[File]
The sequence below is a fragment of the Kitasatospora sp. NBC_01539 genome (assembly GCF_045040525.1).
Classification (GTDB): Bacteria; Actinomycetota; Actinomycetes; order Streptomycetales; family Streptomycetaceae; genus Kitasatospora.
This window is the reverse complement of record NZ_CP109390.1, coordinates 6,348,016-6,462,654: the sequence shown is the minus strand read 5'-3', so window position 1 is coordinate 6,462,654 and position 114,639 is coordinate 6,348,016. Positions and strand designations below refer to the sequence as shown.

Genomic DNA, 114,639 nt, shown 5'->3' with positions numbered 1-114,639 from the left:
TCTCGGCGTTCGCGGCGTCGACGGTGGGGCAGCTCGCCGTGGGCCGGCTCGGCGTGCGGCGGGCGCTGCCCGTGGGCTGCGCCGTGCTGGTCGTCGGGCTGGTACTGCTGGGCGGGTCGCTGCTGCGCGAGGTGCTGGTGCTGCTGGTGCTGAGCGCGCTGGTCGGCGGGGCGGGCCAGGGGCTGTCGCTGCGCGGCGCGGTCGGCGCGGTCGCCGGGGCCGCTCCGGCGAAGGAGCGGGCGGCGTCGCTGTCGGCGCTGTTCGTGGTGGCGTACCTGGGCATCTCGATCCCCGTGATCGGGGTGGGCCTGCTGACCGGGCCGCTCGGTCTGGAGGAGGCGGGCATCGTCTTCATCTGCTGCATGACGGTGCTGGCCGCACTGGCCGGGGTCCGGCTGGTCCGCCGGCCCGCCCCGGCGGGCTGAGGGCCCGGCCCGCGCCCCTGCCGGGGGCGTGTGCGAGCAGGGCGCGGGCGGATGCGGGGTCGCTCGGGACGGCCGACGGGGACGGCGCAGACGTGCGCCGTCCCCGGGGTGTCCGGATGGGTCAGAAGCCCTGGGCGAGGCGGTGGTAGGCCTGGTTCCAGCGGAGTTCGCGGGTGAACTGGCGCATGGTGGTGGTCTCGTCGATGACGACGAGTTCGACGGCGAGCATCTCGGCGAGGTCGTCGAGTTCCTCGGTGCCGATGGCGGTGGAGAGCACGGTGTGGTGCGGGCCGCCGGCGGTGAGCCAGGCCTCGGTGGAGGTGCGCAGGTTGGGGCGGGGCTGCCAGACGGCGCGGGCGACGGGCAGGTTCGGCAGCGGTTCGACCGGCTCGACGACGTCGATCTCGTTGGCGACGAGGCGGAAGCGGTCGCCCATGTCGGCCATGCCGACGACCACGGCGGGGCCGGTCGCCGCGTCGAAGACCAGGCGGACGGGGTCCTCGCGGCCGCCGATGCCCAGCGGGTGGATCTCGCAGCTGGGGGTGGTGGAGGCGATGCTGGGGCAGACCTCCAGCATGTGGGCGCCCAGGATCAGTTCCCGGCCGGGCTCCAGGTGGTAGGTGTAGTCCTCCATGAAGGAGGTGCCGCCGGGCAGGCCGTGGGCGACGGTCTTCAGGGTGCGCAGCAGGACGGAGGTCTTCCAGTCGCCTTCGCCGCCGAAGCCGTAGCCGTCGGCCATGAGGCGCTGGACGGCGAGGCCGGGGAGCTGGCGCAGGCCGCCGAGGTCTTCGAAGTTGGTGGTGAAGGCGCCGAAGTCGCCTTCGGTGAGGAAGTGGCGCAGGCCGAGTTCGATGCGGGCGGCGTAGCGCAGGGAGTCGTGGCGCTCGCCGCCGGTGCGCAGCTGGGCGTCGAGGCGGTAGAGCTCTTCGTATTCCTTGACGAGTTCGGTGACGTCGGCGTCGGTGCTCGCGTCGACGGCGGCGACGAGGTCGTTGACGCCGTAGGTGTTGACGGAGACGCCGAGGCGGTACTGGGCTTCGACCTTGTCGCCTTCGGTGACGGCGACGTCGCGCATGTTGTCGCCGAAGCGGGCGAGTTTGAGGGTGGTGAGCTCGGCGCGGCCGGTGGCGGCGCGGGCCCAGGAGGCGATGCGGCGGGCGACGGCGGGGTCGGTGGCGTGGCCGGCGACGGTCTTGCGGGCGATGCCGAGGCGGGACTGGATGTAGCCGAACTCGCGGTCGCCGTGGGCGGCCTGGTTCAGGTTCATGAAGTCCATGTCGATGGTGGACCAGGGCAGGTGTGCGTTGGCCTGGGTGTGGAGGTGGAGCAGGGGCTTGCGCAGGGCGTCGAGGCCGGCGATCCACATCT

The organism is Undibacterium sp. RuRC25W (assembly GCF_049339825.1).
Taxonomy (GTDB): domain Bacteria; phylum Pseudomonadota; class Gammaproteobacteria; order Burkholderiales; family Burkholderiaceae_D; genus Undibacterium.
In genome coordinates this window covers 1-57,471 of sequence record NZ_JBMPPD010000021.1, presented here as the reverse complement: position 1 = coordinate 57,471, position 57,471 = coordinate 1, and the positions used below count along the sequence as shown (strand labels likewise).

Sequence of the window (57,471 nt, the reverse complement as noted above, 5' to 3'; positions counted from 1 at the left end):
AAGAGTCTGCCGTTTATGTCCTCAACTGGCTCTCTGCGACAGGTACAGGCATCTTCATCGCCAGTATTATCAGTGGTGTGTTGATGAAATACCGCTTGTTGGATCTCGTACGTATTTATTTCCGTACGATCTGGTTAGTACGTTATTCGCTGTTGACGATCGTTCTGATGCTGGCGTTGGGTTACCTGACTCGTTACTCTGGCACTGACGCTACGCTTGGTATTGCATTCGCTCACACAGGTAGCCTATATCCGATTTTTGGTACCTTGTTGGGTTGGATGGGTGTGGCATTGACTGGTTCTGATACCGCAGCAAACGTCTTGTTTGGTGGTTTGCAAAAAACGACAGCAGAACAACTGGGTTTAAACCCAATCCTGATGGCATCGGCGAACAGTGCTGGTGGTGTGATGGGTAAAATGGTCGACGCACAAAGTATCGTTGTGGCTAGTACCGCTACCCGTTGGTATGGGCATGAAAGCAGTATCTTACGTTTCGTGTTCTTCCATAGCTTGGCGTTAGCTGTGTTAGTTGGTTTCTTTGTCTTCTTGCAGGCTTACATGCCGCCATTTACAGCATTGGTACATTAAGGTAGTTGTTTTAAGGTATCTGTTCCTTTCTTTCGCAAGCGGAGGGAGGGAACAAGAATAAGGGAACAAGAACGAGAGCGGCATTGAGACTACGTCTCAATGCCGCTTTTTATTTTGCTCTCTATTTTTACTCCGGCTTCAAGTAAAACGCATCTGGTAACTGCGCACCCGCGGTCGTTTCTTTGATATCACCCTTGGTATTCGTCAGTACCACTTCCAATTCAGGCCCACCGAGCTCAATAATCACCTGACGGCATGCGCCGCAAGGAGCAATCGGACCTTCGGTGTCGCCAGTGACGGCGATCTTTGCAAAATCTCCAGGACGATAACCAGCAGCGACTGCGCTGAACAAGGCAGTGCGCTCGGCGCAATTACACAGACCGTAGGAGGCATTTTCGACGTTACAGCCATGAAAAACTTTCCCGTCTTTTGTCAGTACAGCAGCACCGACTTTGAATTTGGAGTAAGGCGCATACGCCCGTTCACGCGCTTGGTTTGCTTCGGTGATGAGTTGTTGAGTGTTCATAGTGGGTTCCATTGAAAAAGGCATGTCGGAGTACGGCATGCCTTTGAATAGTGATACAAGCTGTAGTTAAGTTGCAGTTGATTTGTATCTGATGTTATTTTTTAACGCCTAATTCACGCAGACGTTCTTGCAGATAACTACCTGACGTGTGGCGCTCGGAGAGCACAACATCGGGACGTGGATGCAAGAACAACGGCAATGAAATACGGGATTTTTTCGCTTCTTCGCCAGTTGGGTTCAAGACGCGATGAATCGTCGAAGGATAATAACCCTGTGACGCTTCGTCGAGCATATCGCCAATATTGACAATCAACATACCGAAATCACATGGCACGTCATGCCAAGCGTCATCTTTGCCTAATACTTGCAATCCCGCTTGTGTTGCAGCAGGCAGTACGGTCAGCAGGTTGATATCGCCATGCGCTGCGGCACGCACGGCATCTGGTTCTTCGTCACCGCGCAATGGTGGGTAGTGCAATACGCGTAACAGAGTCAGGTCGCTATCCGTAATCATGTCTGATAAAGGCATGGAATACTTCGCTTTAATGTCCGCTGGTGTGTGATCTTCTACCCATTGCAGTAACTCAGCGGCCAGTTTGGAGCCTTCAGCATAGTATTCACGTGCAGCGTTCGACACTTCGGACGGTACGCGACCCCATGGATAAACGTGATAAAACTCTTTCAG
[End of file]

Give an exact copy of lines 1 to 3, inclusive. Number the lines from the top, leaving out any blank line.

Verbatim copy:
The sequence below is a fragment of the Kitasatospora sp. NBC_01539 genome (assembly GCF_045040525.1).
Classification (GTDB): Bacteria; Actinomycetota; Actinomycetes; order Streptomycetales; family Streptomycetaceae; genus Kitasatospora.
This window is the reverse complement of record NZ_CP109390.1, coordinates 6,348,016-6,462,654: the sequence shown is the minus strand read 5'-3', so window position 1 is coordinate 6,462,654 and position 114,639 is coordinate 6,348,016. Positions and strand designations below refer to the sequence as shown.